20200601 14:00 Button 1
20200601 14:01 Button 2
20200601 14:47 Button 3, Button 1

    Dave · July 1, 2020 at 5:09 pm

    The easiest way would be to build a program on the PC that reads keypresses and writes them to a file. Filter for the high F# keys and you’ll restrict inputs to the macro pad.

    If you want it to work without a PC you’d need a real time clock (RTC) integrated circuit and some sort of external memory like an SD card. Then on keypresss poll the RTC for the current time and format it into a string using sprintf, then write to file and append a newline. I’m not sure if the extra components will fit inside the case, as it’s not what the project was designed for.

Justin · July 2, 2020 at 6:45 pm

I am not seeing a full wiring diagram on there, I am not sure what button to wire to what port on the ardiuno.. Is there one available. I am thinking about building one.

LordRip1 · July 8, 2020 at 11:09 am

First thanks for the project. Really easy build for new people like me. I recently decided to add a 16×2 lcd i2c to the project, but I am having hard time displaying the txt I want when I push a button. I have searched google but just ended up more confused. I am strong with hardware, but weak with code. I was wondering if you could point me in the right direction. Not asking for the code, well unless you want to 😛 but maybe a resource that deal/explains how to pull it off. 🙂

    Dave · July 9, 2020 at 6:21 am

    Unfortunately my code was never designed to be extended like that. You may be better off writing your own code from scratch.

LordRip1 · July 9, 2020 at 9:13 am

Thanks for the extremely fast response and the suggestion. Also happy to hear I am not Nuts 🙂

hussain · July 25, 2020 at 10:30 pm

can some one help with me idea
i did print 2 keypads 12 key each and configure the Arduino to use F13-F24 on each but to use them on different PC’s with the same setting (Work + home )
now i need 2 sets each place so is there is more than F24 key (like F25-F36) or can i configure the Arduino to press 2 keys in one time like (F24*)

    hussain · July 25, 2020 at 11:23 pm

    Basically i need the line that will define the BUTTON_KEY1 as (F13+SHIFT) and i can delicate it on the rest

Mike · July 27, 2020 at 9:41 am

Excellent device.

I’m building one myself as a small project. This is my first venture into electronics and soldering! I managed to solder a header to the pro micro. My switches arrived today and im wondering how to wire up the earth pin, i see you have all the switches chained off of each other but no other wire coming from them to the Araduino. Am i suppose to the wire the GND pin to the last switch in the chain? If that makes sense?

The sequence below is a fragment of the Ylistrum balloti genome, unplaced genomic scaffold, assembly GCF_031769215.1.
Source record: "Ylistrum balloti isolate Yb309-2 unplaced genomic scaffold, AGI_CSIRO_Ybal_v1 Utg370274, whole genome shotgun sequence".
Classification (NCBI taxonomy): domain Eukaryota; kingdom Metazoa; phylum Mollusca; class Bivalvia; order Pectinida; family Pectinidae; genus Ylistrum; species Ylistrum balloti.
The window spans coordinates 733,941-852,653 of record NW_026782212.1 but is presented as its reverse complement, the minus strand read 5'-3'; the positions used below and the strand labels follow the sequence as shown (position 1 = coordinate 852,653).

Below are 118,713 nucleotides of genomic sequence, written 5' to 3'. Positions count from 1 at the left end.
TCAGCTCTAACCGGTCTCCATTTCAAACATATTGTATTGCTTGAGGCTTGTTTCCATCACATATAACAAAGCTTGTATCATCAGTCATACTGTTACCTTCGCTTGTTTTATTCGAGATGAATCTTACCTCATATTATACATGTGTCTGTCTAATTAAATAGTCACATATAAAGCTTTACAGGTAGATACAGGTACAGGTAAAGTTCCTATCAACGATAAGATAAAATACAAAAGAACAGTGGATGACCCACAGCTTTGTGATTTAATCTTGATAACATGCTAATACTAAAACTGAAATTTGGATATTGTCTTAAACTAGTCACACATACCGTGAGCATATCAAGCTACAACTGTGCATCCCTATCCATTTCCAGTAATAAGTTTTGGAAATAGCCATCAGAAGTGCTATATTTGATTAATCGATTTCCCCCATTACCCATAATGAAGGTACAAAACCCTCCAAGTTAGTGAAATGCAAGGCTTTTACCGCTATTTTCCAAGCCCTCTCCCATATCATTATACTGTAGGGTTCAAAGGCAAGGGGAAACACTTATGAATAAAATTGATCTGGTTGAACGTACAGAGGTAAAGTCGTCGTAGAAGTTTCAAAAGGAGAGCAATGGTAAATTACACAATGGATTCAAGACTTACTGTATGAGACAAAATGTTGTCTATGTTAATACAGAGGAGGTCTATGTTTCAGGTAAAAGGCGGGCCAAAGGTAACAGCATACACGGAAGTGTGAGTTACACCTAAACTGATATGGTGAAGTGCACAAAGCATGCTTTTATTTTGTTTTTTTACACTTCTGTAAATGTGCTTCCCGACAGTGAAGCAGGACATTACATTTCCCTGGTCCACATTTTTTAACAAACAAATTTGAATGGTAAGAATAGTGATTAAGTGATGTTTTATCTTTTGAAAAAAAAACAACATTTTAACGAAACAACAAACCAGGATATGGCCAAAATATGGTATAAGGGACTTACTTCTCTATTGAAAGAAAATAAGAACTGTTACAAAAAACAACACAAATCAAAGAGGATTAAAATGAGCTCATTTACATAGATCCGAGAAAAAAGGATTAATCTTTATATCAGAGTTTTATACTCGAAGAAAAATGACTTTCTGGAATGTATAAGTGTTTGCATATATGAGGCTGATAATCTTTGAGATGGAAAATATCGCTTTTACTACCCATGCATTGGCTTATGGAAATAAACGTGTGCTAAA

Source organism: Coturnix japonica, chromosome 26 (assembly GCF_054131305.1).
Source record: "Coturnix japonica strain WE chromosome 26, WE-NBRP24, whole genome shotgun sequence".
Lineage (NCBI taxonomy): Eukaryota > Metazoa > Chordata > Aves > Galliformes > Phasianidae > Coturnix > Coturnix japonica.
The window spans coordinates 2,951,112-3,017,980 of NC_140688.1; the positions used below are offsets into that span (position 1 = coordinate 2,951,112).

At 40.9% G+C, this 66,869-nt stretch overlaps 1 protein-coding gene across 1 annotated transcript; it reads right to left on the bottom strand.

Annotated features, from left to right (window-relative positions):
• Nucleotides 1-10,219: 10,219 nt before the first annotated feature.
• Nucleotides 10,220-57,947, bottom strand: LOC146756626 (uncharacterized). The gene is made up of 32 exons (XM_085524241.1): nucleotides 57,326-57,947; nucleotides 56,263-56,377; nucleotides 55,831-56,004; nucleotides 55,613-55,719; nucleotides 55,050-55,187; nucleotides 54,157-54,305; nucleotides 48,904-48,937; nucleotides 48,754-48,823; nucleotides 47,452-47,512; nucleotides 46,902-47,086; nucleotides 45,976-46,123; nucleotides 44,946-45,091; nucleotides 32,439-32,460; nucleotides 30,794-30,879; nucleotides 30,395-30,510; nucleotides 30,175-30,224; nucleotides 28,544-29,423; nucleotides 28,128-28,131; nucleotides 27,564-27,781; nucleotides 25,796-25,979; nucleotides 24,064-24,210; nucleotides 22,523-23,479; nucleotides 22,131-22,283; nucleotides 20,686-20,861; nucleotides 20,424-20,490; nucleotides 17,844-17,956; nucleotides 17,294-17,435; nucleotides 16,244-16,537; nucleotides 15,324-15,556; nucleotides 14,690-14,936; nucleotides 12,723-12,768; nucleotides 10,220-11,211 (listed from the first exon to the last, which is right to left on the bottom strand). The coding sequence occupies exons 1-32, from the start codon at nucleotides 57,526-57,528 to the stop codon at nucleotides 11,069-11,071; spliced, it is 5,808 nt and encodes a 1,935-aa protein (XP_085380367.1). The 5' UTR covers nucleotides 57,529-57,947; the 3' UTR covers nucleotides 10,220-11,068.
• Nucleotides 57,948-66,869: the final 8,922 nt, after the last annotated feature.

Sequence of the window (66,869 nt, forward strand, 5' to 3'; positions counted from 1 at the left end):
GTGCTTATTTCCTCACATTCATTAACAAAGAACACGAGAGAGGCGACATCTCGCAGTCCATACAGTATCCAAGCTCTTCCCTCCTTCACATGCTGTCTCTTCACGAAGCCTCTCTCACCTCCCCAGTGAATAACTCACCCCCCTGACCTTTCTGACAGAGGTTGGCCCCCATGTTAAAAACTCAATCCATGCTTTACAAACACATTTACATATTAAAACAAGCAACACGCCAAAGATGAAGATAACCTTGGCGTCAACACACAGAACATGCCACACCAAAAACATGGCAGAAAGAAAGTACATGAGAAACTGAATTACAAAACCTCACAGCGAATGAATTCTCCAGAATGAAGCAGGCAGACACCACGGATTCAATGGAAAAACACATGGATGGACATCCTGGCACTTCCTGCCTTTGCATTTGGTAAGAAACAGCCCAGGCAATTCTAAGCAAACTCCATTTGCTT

Dave · July 27, 2020 at 9:45 am

    Hi Mike!

    You’re right on the money. It’s hard to see in the photo, but the last switch on the bottom left has a wire coming off of it into the bundle that is then connected to the ‘GND’ net on the Arduino.

Jason · August 4, 2020 at 5:39 pm

Hi there,
This is our first Adruino Project, and we keep getting an error “‘Keyboard’ not found. Does your sketch include the line ‘#include ‘?”
We are using a: FTCBlock Arduino pro Mini Nano V3.0 ATmega328P 5V 16M
Any Suggestions?

    Dave · August 4, 2020 at 5:55 pm

    The Pro Mini will not work with this project. You need a different board.

      Jason · August 4, 2020 at 6:11 pm

      Well, crud.
      I thought I was ordering the right thing. Then when I noticed the difference between the Pro Mini, and Pro Micro as you suggest, I was hoping there would be similar functionality. Can briefly explain the difference between a pro mini and micro?

        Dave · August 4, 2020 at 6:23 pm

        The Pro Micro is based around the 32U4, which has an onboard USB controller and can connect to a computer for doing things like HID input (Keyboard, Mouse, Joystick, what have you). The Pro Mini is based around the same chip as the Uno and Nano, the 328P, which does not have an onboard USB controller and cannot connect to a computer without a go-between to handle the serial to USB translation. The 328P boards therefore cannot function as HID input devices, as is needed for this project.

        I hope that helps!

Jimmy · August 12, 2020 at 5:08 pm

HEY i wanted to know if it was possible to make it like one of the keys a shift key and also i couldn’t get F13-F20 working with discord… any thought??

    Dave · August 12, 2020 at 6:17 pm

    You can make one key ‘shift’ by using either the KEY_LEFT_SHIFT or KEY_RIGHT_SHIFT constants.

    I don’t know what to tell you about Discord, I just tested and it works fine for me with the latest version.

JImmy · August 12, 2020 at 7:19 pm